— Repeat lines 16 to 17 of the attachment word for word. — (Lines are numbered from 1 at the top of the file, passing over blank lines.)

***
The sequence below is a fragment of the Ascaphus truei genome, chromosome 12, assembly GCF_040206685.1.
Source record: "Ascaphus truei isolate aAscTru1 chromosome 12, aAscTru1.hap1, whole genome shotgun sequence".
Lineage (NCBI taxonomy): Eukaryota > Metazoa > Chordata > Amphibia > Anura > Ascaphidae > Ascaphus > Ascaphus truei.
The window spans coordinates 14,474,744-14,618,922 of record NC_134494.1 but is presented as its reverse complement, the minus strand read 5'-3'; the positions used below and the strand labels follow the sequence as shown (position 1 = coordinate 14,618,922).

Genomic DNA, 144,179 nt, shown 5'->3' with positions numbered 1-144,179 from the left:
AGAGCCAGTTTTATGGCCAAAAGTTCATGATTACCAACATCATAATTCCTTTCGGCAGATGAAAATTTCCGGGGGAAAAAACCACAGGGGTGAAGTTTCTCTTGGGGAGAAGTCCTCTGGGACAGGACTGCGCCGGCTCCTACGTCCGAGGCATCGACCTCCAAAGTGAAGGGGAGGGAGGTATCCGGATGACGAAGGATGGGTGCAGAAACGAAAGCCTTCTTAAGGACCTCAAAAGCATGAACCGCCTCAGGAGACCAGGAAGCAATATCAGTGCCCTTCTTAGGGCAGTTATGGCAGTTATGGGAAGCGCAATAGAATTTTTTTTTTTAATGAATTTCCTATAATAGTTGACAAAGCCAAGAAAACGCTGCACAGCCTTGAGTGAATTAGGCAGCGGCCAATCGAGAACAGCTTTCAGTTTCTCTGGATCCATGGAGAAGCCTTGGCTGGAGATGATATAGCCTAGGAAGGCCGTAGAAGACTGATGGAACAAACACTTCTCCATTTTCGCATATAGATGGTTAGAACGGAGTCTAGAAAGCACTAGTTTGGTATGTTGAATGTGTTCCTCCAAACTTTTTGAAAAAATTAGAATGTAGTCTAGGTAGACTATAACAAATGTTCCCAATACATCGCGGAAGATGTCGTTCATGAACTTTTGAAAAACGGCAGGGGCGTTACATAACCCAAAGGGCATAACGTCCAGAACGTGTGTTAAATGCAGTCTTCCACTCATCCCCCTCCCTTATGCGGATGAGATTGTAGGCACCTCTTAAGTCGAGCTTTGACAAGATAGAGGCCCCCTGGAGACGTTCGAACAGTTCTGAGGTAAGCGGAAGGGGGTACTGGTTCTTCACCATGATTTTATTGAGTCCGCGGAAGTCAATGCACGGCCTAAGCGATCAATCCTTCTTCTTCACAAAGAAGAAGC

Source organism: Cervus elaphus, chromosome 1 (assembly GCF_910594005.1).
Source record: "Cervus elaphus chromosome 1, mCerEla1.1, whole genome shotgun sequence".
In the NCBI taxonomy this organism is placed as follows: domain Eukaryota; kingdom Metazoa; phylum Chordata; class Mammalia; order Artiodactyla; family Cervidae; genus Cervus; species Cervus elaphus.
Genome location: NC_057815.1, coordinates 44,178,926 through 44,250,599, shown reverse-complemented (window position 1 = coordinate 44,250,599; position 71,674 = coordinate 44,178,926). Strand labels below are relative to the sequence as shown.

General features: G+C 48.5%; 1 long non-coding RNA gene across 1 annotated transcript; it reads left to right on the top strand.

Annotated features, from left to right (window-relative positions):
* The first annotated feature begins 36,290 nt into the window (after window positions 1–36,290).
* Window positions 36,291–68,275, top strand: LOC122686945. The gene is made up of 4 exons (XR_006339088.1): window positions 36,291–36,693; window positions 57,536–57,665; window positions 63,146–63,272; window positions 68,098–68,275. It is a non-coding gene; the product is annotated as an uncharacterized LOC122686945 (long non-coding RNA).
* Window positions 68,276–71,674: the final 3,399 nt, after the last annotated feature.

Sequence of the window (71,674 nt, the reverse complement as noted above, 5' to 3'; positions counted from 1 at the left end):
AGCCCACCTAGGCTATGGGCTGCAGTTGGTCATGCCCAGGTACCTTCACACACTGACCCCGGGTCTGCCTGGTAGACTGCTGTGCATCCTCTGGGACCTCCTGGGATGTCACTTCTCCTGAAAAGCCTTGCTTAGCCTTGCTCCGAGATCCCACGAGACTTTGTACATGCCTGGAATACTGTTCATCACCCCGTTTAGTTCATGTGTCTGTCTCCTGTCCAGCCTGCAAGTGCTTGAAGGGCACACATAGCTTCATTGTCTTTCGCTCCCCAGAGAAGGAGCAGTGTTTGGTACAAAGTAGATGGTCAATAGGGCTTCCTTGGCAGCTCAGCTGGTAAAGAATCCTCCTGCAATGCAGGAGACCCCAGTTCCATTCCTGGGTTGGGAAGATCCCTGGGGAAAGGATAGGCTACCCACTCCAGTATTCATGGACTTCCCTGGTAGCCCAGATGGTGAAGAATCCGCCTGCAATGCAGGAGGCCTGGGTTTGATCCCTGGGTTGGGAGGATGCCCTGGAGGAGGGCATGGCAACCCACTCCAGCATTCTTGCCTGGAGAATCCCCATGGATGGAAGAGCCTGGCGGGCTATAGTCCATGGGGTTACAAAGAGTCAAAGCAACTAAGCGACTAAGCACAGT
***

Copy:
Sequence of the window (71,674 nt, the reverse complement as noted above, 5' to 3'; positions counted from 1 at the left end):
AGCCCACCTAGGCTATGGGCTGCAGTTGGTCATGCCCAGGTACCTTCACACACTGACCCCGGGTCTGCCTGGTAGACTGCTGTGCATCCTCTGGGACCTCCTGGGATGTCACTTCTCCTGAAAAGCCTTGCTTAGCCTTGCTCCGAGATCCCACGAGACTTTGTACATGCCTGGAATACTGTTCATCACCCCGTTTAGTTCATGTGTCTGTCTCCTGTCCAGCCTGCAAGTGCTTGAAGGGCACACATAGCTTCATTGTCTTTCGCTCCCCAGAGAAGGAGCAGTGTTTGGTACAAAGTAGATGGTCAATAGGGCTTCCTTGGCAGCTCAGCTGGTAAAGAATCCTCCTGCAATGCAGGAGACCCCAGTTCCATTCCTGGGTTGGGAAGATCCCTGGGGAAAGGATAGGCTACCCACTCCAGTATTCATGGACTTCCCTGGTAGCCCAGATGGTGAAGAATCCGCCTGCAATGCAGGAGGCCTGGGTTTGATCCCTGGGTTGGGAGGATGCCCTGGAGGAGGGCATGGCAACCCACTCCAGCATTCTTGCCTGGAGAATCCCCATGGATGGAAGAGCCTGGCGGGCTATAGTCCATGGGGTTACAAAGAGTCAAAGCAACTAAGCGACTAAGCACAGT